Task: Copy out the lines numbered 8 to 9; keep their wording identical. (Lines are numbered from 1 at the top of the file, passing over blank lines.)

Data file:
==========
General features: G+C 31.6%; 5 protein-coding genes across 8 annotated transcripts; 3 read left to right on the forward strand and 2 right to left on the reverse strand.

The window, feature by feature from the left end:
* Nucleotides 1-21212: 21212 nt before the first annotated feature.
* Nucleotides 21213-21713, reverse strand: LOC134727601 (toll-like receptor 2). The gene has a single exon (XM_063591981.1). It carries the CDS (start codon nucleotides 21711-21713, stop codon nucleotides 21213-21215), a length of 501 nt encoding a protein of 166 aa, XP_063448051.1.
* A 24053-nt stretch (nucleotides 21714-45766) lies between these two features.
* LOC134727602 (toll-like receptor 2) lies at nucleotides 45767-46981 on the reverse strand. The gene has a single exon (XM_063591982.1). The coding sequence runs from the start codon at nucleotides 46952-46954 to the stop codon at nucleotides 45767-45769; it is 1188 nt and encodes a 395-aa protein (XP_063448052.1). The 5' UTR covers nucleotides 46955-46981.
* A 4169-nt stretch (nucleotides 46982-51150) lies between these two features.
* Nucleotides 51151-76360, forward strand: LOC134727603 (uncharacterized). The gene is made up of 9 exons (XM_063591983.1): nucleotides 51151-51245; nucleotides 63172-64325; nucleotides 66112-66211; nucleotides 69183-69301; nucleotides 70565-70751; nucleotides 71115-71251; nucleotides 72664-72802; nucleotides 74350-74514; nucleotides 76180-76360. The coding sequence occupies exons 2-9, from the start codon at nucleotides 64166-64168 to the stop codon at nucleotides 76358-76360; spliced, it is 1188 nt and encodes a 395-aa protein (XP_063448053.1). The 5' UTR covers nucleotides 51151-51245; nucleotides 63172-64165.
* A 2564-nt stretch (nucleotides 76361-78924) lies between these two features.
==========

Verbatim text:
* Nucleotides 51151-76360, forward strand: LOC134727603 (uncharacterized). The gene is made up of 9 exons (XM_063591983.1): nucleotides 51151-51245; nucleotides 63172-64325; nucleotides 66112-66211; nucleotides 69183-69301; nucleotides 70565-70751; nucleotides 71115-71251; nucleotides 72664-72802; nucleotides 74350-74514; nucleotides 76180-76360. The coding sequence occupies exons 2-9, from the start codon at nucleotides 64166-64168 to the stop codon at nucleotides 76358-76360; spliced, it is 1188 nt and encodes a 395-aa protein (XP_063448053.1). The 5' UTR covers nucleotides 51151-51245; nucleotides 63172-64165.
* A 2564-nt stretch (nucleotides 76361-78924) lies between these two features.